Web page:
On October 28, 2016, the doors of the Mary Thompson house located on Seminary Ridge in Gettysburg opened before a crowd of over one thousand Civil War Trust members and Civil War enthusiasts. In 2013, the Civil War Trust purchased a portion of land on Seminary Ridge, land covered with a motel, a brewery, a restaurant, and the Mary Thompson house, which some know as the headquarters of Confederate General Robert E. Lee. Since purchasing the land the Civil War Trust, in partnership with other organizations, has worked to restore the Thompson property to its 1863 appearance by tearing down numerous contemporary buildings and restoring the house used by Lee during the Battle of Gettysburg. This past Friday, I walked my way up to Seminary Ridge, excited to see the finished project after watching the spot’s restoration for years.
When I got to the top of the ridge, braving the cold and the wind, I found the attendees surrounding a small stone house. The scene seem so different than it did just a few years ago when I entered the restaurant that once stood on the site. The crowd amassed near the house where the 26th North Carolina Regimental Band stood with a small podium, filling the air with Civil War music. Lee’s headquarters remained closed as more people began to arrive.
The ribbon-cutting ceremony then began with opening remarks from Jim Lighthizer, president of the Civil War Trust. This speech was dedicated to thanking the members of the Civil War Trust and others who had donated to the project, saying that these donations were the backbone of its completion. Next to speak was Gettysburg National Military Park Superintendent Ed Clark, who mentioned that he hoped to have the newly restored land within the park’s boundary by 2017 to help the National Park Service grow during it next century of operation. Speakers Robert Kinsley of the Gettysburg Foundation and David Williams of the Journey Through Hallowed Ground Partnership spoke about the heritage tourism the site will bring in and the economic benefits of the structure’s restoration.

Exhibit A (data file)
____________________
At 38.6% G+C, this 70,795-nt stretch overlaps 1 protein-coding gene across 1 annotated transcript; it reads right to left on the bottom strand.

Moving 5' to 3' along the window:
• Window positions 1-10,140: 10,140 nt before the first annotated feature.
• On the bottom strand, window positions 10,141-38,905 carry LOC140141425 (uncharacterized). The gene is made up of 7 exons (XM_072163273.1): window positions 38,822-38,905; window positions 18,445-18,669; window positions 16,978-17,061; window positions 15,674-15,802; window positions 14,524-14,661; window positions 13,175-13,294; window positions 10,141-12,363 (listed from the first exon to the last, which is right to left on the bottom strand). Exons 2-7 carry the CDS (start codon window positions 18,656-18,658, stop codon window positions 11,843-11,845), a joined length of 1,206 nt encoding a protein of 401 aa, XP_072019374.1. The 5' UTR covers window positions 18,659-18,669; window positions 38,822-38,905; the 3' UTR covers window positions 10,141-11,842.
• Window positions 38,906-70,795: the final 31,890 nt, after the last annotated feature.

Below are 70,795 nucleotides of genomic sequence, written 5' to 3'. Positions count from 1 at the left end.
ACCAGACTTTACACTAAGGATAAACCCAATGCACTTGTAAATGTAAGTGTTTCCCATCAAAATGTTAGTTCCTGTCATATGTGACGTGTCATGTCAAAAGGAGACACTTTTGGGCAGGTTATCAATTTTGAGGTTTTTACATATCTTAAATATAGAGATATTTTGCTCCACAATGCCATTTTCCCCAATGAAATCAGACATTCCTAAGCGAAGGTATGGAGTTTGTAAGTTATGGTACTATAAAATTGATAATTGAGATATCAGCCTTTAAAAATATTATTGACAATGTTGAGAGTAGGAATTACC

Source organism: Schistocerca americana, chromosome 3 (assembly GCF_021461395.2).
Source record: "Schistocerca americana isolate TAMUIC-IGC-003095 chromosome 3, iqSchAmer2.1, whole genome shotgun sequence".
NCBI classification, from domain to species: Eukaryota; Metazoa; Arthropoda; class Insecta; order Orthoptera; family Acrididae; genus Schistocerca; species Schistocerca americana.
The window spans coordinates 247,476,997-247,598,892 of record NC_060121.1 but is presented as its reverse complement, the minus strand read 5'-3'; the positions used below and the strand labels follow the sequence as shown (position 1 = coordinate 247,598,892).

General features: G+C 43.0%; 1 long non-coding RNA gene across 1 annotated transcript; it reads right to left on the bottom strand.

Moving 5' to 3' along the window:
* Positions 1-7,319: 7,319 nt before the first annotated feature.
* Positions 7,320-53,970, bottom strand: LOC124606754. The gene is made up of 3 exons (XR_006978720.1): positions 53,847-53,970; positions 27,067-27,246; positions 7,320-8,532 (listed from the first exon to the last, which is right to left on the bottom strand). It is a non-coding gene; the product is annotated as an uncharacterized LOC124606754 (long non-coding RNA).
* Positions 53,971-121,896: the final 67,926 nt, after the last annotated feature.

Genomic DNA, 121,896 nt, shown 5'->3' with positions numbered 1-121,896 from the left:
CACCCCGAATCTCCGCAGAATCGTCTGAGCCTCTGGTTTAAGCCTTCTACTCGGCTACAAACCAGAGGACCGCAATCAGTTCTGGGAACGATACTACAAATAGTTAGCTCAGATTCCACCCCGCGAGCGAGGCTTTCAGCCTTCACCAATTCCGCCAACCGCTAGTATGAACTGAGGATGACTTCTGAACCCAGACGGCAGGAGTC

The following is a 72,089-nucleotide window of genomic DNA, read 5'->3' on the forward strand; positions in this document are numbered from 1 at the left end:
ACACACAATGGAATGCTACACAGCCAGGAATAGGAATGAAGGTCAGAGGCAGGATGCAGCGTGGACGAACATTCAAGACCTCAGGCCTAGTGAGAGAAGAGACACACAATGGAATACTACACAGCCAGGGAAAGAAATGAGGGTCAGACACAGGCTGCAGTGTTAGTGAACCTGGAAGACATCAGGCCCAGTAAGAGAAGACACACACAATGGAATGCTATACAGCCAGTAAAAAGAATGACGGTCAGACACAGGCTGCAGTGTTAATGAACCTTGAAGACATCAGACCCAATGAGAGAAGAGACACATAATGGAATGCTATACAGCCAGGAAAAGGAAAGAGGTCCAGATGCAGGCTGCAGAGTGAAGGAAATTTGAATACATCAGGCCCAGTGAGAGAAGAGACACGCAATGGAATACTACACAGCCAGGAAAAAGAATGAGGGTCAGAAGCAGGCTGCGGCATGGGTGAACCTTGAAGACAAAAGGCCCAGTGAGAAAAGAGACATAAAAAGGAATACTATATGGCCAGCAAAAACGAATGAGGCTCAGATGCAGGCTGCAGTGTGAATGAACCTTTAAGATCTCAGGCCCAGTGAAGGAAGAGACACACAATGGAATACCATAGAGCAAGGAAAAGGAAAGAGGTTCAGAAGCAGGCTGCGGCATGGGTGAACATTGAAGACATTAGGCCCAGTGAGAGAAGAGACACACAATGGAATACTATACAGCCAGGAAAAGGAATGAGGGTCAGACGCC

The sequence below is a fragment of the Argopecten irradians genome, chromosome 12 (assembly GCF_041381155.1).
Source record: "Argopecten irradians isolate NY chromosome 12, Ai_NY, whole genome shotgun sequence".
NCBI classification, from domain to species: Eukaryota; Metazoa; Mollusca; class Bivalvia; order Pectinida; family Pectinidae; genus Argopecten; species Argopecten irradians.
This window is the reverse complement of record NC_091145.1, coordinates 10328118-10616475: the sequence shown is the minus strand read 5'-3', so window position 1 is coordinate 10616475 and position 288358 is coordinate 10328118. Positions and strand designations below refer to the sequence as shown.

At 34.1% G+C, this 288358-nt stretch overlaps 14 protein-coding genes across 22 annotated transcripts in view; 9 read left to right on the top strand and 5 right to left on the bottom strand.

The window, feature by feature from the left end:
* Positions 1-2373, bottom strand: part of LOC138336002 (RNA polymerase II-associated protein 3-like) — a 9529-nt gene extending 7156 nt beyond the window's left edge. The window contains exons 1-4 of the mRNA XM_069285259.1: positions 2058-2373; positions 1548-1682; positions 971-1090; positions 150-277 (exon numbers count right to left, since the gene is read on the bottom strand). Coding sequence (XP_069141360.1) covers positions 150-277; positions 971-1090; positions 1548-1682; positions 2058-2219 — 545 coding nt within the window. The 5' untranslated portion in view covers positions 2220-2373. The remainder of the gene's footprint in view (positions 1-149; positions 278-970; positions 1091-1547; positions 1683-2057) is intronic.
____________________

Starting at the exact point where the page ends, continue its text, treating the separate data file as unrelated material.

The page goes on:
The final speaker was Reverend Michael Cooper-White of the Lutheran Theological Seminary at Gettysburg who spoke about the importance of Gettysburg’s history and its connection to the physical structures that remain on the fields. Jim Lightizer had the final word, saying, “If Robert E. Lee rode up today on his horse Traveller, he’d know where he was.” The ribbon in front of the door was cut, and the first visitors of the Mary Thompson house entered, ready to see the newly constructed and preserved building.
Would Robert E. Lee recognize the building? It’s quite possible. The Civil War Trust used numerous photographs of the Thompson house immediately following the Battle of Gettysburg in their restoration of the structure. During the restoration project, additions to the house made after the end of the battle were removed from the house, and the structure was re-enforced to ensure its buildings survival for years to come. The interior of the building hardly represents an 1863 appearance as the walls and floors are finished to contemporary standards, it lack furniture, and there are numerous signs thanking the Civil War Trust donors. Two artifacts stand in the house, one of which has a small interpretive label; the other does not a word of description.
It was difficult to ignore the abundance of Confederate flags, Confederate living historians, and, of course Robert E. Lee. Though these symbols were present, no one seemed to blink an eye. This was a proud moment for all who were there, a moment meant to save a structure whose history is intertwined with the Confederacy. This was not an event for protest or political gain, but one of the preservation of memory, giving the Confederate symbols a different meaning than they are interpreted in other contexts. Overall, the ribbon-cutting ceremony was an excellent occasion, one filled with hope for the future of historical preservation. The event provided the presentation of hard work and diligence to save a historical site, effective speeches about the future of Civil War battlefield preservation, and of course, excellent muffins.